For whatever reason, I always approached running with the mindset that walking equaled giving up. As soon as I could run continuously for x amount of miles, I decided there was no reason to stop and walk. This mindset didn’t start to change until I participated in my first two races.
During the races, I would pass by some runners who had stopped to walk. I remember thinking to myself that something must be wrong (injury??) or they had lost their steam. Well, was I ever surprised to see them blow right by me once they started running again! I started to wonder if walking breaks could help my own performance.
Recently, I started to look into the Galloway Method. Jeff Galloway is a former Olympian and has coached over 200,000 runners and walkers to improve their running performance.
The Galloway Method is based on the premise that regular walking breaks improve your performance.
Jeff says, “Most runners will record significantly faster times when they take walk breaks because they don’t slow down at the end of a long run.”
How does it work?
Walk breaks work because walking and running distributes the workload among a variety of muscles, rather than placing all the workload on the running muscles entirely.
He says, “Walk breaks will significantly speed up recovery because there is less damage to repair. The early walk breaks erase fatigue, and the later walk breaks will reduce or eliminate overuse muscle breakdown.”
When to take walk breaks?
Walk breaks will give you the most benefit during your long runs and he says that you may not need to take walk breaks during shorter runs (of course, depending upon your level). To receive the most benefit, you must take walk breaks before you even start to feel fatigued. He suggests taking your first walk break during the first mile.
Run-walk-run ratio should correspond to the training pace used:
8 min/mi—run 4 min/walk 35 seconds
9 min/mi— 4 min run-1 min walk
14 min/mi—30 sec run/30 sec walk
15 min/mi—30 sec/45 sec
16 min/mi—30 sec/60 sec
For beginners, the 30 seconds of running with 60 seconds of walking might be a great place to start and then build your way up.
On my previous long runs, I typically run around a 9:30 min/mile pace, so my walk/run would look something like this:
- 3:30 min. of running
- 1 minute walk
- 3:30 min. of running
- 1 minute walk
Coming from someone who never used to take walk breaks, this seems like it will be a hard challenge for me to do. Personally, I think I may adapt better to the Running Room’s 10:1 program.
My initial findings with walk breaks
Over the past week, I have been experimenting a bit with walking breaks. I haven’t started to follow any set method because I just wanted to get a feel for it and see if I could notice any changes to my overall time/pace.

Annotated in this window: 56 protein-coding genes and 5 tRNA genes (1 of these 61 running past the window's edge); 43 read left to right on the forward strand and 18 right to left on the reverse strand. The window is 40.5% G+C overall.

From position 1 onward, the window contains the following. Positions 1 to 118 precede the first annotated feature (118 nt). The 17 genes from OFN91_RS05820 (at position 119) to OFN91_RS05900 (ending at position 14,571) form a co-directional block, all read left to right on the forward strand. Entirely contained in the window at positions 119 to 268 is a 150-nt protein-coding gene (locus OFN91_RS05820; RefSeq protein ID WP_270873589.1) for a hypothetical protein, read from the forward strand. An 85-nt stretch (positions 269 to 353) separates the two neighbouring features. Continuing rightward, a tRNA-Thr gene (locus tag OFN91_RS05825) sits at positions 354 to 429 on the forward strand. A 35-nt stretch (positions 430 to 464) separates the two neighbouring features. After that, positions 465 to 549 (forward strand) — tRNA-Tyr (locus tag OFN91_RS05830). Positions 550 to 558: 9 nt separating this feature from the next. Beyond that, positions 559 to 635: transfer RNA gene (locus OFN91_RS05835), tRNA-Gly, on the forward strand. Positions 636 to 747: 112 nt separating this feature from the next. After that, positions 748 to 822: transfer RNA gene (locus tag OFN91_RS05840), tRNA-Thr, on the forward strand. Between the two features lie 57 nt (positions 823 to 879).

On Wednesday, I ran a hilly 8 miles with an average pace of 9:43 min/mile. I took about 7 quick walk breaks (approx. 45 sec.) during the run.
Then yesterday I ran 7.25 miles (same hilly route) with hubby (on bike) and I took just 1 walk break (after murder hill). My average pace for the run was 9:54 min/mile. Which is even more surprising because 1) I had water and was hydrated (on Eric’s bike), 2) It was cooler/cloudy, and 3) The run was shorter.
It appears that Wednesday’s run, even with lots of walk breaks, seemed to improve my overall pace.
I am going to experiment some more with walking breaks and continue to monitor if my overall pace improves. It seems counterintuitive that walking could improve pace, but I have heard from a few people that they actually run much faster when they give their body a break.
Jeff offers this advice on figuring out the proper amount of walking:
“Don’t get too rigidly locked into a specific ratio of walk breaks, adjust as needed. Even if you run the same distance every day, you’ll find that you’ll need to vary the walk break frequency to adjust for speed, hills, heat, humidity, time off from training, etc. If you anticipate that your run will be more difficult or will produce a longer recovery, take more frequent walk breaks (or longer walks) and you may be surprised at how quickly you recover.”
How do you approach running? Do you like to take walking breaks? Or do you prefer to just run as long as you can without stopping? Have you ever changed up the way you run and how did it affect your performance?
Try a thing you haven’t done three times. Once, to get over the fear of doing it. Twice, to learn how to do it. And a third time, to figure out whether you like it or not.
—Virgil Garnett Thomson